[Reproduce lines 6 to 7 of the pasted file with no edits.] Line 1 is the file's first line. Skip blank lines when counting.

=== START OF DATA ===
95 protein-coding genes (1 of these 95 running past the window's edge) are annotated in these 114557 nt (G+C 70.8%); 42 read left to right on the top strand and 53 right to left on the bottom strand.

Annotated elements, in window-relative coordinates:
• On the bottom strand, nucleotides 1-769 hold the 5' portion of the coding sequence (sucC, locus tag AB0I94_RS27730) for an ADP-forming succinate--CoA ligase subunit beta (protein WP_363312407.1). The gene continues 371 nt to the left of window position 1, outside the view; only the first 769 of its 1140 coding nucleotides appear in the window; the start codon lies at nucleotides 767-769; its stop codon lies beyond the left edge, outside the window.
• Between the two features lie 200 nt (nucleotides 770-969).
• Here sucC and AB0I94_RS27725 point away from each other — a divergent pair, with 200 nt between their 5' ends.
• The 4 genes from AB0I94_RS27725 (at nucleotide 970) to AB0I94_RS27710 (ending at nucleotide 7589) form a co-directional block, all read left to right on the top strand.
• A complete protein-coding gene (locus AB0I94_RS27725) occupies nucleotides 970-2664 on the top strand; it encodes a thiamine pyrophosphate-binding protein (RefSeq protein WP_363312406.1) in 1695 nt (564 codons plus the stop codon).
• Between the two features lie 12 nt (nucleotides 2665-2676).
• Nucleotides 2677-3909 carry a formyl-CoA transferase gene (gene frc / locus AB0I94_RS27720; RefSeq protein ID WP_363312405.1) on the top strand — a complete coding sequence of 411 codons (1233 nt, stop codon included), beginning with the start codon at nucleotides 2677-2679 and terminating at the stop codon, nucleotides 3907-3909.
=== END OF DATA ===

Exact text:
• The 4 genes from AB0I94_RS27725 (at nucleotide 970) to AB0I94_RS27710 (ending at nucleotide 7589) form a co-directional block, all read left to right on the top strand.
• A complete protein-coding gene (locus AB0I94_RS27725) occupies nucleotides 970-2664 on the top strand; it encodes a thiamine pyrophosphate-binding protein (RefSeq protein WP_363312406.1) in 1695 nt (564 codons plus the stop codon).